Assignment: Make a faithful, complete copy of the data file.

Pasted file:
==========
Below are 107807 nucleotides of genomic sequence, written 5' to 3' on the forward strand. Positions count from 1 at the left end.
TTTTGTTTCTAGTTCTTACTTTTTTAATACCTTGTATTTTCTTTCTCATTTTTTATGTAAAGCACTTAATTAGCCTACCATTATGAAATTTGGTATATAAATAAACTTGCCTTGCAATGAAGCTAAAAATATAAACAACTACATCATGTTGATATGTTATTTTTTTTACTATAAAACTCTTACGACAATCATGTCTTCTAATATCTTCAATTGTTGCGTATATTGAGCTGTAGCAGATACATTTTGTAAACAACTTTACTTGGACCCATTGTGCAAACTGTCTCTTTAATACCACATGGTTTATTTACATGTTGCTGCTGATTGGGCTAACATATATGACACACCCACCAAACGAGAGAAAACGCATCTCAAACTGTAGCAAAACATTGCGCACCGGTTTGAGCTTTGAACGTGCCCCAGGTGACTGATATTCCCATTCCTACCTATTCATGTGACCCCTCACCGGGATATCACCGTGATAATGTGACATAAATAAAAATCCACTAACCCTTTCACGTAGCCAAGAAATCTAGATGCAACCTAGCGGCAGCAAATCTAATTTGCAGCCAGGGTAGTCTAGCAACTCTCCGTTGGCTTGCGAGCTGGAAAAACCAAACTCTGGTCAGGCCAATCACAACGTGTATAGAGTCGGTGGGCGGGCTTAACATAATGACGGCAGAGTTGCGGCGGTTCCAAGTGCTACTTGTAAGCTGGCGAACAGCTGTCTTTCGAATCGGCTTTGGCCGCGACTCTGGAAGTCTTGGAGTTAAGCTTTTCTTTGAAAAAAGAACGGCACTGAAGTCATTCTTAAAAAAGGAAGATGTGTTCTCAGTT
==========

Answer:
Below are 107807 nucleotides of genomic sequence, written 5' to 3' on the forward strand. Positions count from 1 at the left end.
TTTTGTTTCTAGTTCTTACTTTTTTAATACCTTGTATTTTCTTTCTCATTTTTTATGTAAAGCACTTAATTAGCCTACCATTATGAAATTTGGTATATAAATAAACTTGCCTTGCAATGAAGCTAAAAATATAAACAACTACATCATGTTGATATGTTATTTTTTTTACTATAAAACTCTTACGACAATCATGTCTTCTAATATCTTCAATTGTTGCGTATATTGAGCTGTAGCAGATACATTTTGTAAACAACTTTACTTGGACCCATTGTGCAAACTGTCTCTTTAATACCACATGGTTTATTTACATGTTGCTGCTGATTGGGCTAACATATATGACACACCCACCAAACGAGAGAAAACGCATCTCAAACTGTAGCAAAACATTGCGCACCGGTTTGAGCTTTGAACGTGCCCCAGGTGACTGATATTCCCATTCCTACCTATTCATGTGACCCCTCACCGGGATATCACCGTGATAATGTGACATAAATAAAAATCCACTAACCCTTTCACGTAGCCAAGAAATCTAGATGCAACCTAGCGGCAGCAAATCTAATTTGCAGCCAGGGTAGTCTAGCAACTCTCCGTTGGCTTGCGAGCTGGAAAAACCAAACTCTGGTCAGGCCAATCACAACGTGTATAGAGTCGGTGGGCGGGCTTAACATAATGACGGCAGAGTTGCGGCGGTTCCAAGTGCTACTTGTAAGCTGGCGAACAGCTGTCTTTCGAATCGGCTTTGGCCGCGACTCTGGAAGTCTTGGAGTTAAGCTTTTCTTTGAAAAAAGAACGGCACTGAAGTCATTCTTAAAAAAGGAAGATGTGTTCTCAGTT